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I would like to see them if you wanna pm them to me bit you will have to simplify for me because I don't understand folds or what you mean by1X10^-3. P values.
 

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I wonder what your statistical conclusions would be if you teased out some results of his test where he used the 18 grams of OA over nine treatments. then again as the saying goes you get lies, **** lies and statistics. You could always throw in Boltzmans constant. LOL
 

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Disclaimer: I’m collaborating with the USDA-ARS to register this application method for oxalic acid, and have a Pesticide Research Authorization from the State of California. The method described here is not yet registered in the U.S. But since my research is funded by donations from beekeepers, I feel that I owe a progress report to those donors. I in no way encourage the unregistered application of any pesticide — please wait until this method is approved by the EPA and your State before using it in your own hives. That's from randy oliver to on his site so just keep that in mind. Alot of people read things like that artical and see it as the next latest and greatest and start using it with no thought to if it's even legal or not or what side effects might be to bees or people you are selling hive products to. I'm not saying you are going to go out and try it bit it kinda seems like you looking to make some towels. In my very inexperienced opinion save the OA for a bloodless treatment and use a proven legal effective treatment like apivar, formic , or thymol figure out best way to use one of those in your area and wait on oav till winter. I used dribble and oav in summer and it's nothing to run home about very time consuming and ineffective. And even in the artical I used quote from randy seeems to have mixed results with the towels.
But nothing to do with the question the OP asked!
 

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Lets set a few things straight, OAV might have been time consuming way back in the dark ages around 2017 but is now a very quick effective and non invasive treatment.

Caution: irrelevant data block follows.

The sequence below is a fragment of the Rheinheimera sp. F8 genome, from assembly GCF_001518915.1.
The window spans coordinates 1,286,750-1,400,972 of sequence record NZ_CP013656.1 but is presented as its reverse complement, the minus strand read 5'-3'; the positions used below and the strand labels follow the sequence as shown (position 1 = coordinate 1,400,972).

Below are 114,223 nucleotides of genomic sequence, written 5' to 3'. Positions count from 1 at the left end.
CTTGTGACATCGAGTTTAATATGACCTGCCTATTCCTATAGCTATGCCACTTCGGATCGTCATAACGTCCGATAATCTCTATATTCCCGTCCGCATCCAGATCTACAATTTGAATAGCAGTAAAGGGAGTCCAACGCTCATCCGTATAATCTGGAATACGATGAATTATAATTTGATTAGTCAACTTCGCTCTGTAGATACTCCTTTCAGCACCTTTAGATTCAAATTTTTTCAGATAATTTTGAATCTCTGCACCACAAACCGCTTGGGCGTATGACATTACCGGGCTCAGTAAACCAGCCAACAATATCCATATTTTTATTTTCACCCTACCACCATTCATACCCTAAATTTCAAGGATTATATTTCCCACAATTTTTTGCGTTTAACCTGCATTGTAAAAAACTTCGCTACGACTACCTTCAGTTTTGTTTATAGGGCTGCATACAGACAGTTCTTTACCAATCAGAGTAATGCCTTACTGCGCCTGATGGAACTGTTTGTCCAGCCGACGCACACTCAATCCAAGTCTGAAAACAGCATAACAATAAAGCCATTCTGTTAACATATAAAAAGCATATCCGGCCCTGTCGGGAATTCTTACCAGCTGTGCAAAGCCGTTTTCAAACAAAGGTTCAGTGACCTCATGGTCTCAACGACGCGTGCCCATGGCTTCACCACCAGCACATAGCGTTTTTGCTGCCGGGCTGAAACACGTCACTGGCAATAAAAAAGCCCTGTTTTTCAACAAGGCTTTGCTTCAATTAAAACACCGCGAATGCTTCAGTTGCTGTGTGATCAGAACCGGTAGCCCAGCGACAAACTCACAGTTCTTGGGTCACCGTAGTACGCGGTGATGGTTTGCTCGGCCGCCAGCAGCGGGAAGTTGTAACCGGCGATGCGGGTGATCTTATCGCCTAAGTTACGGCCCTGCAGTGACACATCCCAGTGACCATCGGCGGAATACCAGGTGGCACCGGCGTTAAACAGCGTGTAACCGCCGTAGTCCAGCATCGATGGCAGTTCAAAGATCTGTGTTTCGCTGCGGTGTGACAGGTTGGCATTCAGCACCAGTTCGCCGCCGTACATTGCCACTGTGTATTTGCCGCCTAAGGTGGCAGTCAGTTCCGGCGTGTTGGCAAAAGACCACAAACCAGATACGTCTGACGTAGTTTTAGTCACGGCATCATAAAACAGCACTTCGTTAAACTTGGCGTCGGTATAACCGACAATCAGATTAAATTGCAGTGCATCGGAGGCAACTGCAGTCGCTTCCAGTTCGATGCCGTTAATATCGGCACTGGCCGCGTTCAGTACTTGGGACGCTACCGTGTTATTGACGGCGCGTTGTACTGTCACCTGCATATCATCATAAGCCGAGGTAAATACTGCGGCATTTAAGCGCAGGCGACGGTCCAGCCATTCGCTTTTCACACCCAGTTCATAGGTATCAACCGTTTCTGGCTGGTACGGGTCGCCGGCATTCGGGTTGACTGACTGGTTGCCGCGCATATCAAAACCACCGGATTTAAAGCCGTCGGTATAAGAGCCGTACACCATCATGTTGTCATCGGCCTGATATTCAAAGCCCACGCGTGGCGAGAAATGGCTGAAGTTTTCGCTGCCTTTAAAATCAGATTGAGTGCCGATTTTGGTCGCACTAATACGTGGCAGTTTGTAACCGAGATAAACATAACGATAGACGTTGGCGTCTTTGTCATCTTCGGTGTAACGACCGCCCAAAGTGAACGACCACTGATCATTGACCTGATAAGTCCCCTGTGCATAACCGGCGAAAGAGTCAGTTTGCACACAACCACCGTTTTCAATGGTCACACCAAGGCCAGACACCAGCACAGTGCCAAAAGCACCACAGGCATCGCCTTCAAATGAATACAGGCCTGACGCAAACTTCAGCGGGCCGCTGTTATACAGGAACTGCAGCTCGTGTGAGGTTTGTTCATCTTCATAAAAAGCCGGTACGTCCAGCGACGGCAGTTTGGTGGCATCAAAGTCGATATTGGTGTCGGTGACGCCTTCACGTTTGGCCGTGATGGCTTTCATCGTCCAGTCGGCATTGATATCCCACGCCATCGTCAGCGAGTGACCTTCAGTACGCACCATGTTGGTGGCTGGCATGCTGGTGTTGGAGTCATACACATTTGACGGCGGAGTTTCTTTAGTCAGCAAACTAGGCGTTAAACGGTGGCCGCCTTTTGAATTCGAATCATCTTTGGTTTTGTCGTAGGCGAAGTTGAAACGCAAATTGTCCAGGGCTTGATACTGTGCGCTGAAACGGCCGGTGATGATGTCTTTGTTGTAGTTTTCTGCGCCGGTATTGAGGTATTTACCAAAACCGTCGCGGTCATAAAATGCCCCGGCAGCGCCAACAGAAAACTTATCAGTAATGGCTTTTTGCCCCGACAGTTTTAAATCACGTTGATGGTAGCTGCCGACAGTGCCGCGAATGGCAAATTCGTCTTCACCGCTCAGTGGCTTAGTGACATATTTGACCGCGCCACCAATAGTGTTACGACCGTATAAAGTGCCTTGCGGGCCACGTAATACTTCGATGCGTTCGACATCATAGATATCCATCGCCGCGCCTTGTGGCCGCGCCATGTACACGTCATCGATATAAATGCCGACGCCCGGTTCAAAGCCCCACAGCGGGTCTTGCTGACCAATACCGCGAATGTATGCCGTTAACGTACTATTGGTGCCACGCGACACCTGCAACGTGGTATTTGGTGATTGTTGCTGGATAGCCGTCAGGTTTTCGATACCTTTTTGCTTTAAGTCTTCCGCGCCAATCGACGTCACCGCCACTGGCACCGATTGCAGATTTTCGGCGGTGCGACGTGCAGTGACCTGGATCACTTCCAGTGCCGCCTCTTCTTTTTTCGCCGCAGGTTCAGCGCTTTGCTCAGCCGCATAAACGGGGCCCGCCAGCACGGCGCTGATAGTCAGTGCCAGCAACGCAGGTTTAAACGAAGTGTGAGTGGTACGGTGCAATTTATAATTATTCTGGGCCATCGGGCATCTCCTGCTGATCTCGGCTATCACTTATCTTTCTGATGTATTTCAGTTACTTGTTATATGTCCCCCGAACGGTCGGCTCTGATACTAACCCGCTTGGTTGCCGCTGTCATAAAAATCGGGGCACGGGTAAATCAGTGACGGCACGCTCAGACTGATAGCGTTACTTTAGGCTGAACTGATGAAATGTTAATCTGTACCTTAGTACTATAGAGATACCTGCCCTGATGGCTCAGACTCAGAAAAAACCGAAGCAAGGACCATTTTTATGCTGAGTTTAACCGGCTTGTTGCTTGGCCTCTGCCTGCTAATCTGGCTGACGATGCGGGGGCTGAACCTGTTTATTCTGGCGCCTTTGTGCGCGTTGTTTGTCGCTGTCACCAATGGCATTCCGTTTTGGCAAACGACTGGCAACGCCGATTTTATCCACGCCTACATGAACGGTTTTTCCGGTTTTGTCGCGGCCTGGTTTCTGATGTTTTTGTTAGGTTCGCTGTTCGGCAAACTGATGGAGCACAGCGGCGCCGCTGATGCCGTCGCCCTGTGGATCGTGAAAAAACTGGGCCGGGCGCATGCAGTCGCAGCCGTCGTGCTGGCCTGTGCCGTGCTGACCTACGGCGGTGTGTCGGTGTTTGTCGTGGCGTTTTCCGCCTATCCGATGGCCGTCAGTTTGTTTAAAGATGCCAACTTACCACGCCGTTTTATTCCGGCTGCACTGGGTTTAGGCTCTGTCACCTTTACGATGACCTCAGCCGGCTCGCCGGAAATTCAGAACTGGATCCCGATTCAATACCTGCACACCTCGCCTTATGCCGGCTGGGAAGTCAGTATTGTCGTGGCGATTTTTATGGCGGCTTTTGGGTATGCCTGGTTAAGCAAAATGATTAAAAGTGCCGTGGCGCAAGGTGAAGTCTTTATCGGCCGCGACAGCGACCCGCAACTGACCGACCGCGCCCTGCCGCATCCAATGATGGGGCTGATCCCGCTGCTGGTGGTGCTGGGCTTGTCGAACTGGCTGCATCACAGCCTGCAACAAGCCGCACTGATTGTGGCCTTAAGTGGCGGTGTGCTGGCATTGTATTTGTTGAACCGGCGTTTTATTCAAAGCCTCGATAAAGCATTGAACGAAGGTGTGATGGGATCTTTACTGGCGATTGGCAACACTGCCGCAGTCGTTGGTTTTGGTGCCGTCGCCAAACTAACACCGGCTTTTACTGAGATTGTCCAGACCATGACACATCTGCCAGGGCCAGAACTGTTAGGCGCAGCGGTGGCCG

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I didn't have any guilt trip at all over having made up a small batch.:rolleyes: I agree with not making any more than you can use right away. In a zip lock bag at room temp. and exposed to some sunlight they do start to give up a bit of an acrid smell that is not there when fresh. Stored in the freezer would be preferable if you must keep them around for a short while.

I did not pursue the project long enough or do controls to make any judgement. About that time I went to the band heater system for OAV. Much less fuss in my circumstances but I can imagine how it could be attractive to large operations.
 

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Lets set a few things straight, OAV might have been time consuming way back in the dark ages around 2017 but is now a very quick effective and non invasive treatment.
This time of year, how many treatments, how many days apart do you figure for it to be effective?
Imagine you have a thousand hives scattered in a dozen yards ranging from a few miles away to 100. I think that these sorts of beekeepers are the one's that RO's methods are directed toward. Five or six trips to every hive, every 3 - 5 days without any real assurance of efficacy where your income is dependent on success.
A dozen hobby hives in your back yard....different story.